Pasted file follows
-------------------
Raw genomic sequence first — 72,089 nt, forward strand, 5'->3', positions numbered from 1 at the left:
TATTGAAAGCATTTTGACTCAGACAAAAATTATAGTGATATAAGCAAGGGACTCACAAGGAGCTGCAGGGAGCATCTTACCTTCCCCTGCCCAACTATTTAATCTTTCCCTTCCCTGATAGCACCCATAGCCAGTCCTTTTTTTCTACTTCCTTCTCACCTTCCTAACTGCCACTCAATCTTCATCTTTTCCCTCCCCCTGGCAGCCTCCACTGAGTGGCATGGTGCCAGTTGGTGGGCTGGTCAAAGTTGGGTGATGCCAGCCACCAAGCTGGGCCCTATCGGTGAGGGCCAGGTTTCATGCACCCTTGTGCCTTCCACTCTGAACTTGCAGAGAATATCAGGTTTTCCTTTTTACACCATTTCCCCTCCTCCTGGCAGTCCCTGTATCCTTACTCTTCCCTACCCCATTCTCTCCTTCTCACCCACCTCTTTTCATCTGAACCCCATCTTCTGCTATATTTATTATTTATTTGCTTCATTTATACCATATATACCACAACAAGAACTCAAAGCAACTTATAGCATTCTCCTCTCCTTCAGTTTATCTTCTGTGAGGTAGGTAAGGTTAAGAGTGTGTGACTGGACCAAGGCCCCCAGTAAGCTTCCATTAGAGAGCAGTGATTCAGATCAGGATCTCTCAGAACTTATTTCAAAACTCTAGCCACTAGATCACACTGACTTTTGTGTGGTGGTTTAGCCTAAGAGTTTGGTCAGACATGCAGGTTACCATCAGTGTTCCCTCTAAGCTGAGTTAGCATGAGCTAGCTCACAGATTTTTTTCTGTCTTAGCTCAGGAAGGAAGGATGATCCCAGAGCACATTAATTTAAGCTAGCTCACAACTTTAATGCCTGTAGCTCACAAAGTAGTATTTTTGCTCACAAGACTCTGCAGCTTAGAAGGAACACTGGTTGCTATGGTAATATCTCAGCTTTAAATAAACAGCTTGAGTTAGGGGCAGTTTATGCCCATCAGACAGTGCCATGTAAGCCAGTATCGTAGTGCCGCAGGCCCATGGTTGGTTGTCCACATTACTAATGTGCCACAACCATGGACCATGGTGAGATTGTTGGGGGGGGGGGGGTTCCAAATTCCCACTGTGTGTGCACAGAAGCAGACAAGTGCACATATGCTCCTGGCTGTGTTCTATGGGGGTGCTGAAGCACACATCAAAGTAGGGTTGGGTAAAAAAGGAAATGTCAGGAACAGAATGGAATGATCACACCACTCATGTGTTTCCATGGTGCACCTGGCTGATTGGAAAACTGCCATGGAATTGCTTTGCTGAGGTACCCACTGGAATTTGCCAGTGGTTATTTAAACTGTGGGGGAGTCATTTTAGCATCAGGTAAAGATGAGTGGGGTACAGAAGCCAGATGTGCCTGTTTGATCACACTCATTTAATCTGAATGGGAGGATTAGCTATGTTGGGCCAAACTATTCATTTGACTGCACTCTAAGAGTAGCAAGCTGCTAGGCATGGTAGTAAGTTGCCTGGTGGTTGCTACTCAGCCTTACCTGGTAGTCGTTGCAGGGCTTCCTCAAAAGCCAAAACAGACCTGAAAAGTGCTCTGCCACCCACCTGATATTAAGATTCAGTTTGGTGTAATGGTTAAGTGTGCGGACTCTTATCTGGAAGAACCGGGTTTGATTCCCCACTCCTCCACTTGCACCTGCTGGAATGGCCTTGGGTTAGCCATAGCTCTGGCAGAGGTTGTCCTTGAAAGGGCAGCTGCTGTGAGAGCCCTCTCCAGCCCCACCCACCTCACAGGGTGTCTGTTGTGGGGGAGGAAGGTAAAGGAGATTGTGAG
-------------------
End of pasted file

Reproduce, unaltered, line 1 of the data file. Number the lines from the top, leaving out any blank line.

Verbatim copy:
Raw genomic sequence first — 72,089 nt, forward strand, 5'->3', positions numbered from 1 at the left: